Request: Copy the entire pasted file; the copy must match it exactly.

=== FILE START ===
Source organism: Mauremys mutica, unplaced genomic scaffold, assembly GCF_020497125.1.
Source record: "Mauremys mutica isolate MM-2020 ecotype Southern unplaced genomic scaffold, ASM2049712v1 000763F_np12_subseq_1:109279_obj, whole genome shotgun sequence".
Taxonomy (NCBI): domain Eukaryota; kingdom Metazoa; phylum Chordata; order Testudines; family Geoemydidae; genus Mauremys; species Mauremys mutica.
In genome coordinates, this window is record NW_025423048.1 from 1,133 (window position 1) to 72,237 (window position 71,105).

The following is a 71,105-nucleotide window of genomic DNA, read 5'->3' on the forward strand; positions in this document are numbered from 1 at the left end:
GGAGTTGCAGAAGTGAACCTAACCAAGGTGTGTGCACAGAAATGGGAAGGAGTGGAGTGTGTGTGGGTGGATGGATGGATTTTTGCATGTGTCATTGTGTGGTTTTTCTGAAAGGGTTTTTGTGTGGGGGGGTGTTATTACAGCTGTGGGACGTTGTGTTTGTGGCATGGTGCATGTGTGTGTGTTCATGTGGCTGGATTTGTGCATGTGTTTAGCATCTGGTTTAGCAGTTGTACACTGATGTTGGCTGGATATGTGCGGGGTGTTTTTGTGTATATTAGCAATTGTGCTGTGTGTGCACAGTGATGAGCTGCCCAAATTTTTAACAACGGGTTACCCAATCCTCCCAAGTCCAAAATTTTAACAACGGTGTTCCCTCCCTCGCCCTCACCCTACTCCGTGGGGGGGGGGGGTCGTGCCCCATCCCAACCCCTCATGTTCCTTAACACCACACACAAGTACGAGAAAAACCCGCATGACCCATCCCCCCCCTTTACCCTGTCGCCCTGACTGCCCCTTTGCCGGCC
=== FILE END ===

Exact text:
Source organism: Mauremys mutica, unplaced genomic scaffold, assembly GCF_020497125.1.
Source record: "Mauremys mutica isolate MM-2020 ecotype Southern unplaced genomic scaffold, ASM2049712v1 000763F_np12_subseq_1:109279_obj, whole genome shotgun sequence".
Taxonomy (NCBI): domain Eukaryota; kingdom Metazoa; phylum Chordata; order Testudines; family Geoemydidae; genus Mauremys; species Mauremys mutica.
In genome coordinates, this window is record NW_025423048.1 from 1,133 (window position 1) to 72,237 (window position 71,105).

The following is a 71,105-nucleotide window of genomic DNA, read 5'->3' on the forward strand; positions in this document are numbered from 1 at the left end:
GGAGTTGCAGAAGTGAACCTAACCAAGGTGTGTGCACAGAAATGGGAAGGAGTGGAGTGTGTGTGGGTGGATGGATGGATTTTTGCATGTGTCATTGTGTGGTTTTTCTGAAAGGGTTTTTGTGTGGGGGGGTGTTATTACAGCTGTGGGACGTTGTGTTTGTGGCATGGTGCATGTGTGTGTGTTCATGTGGCTGGATTTGTGCATGTGTTTAGCATCTGGTTTAGCAGTTGTACACTGATGTTGGCTGGATATGTGCGGGGTGTTTTTGTGTATATTAGCAATTGTGCTGTGTGTGCACAGTGATGAGCTGCCCAAATTTTTAACAACGGGTTACCCAATCCTCCCAAGTCCAAAATTTTAACAACGGTGTTCCCTCCCTCGCCCTCACCCTACTCCGTGGGGGGGGGGGGTCGTGCCCCATCCCAACCCCTCATGTTCCTTAACACCACACACAAGTACGAGAAAAACCCGCATGACCCATCCCCCCCCTTTACCCTGTCGCCCTGACTGCCCCTTTGCCGGCC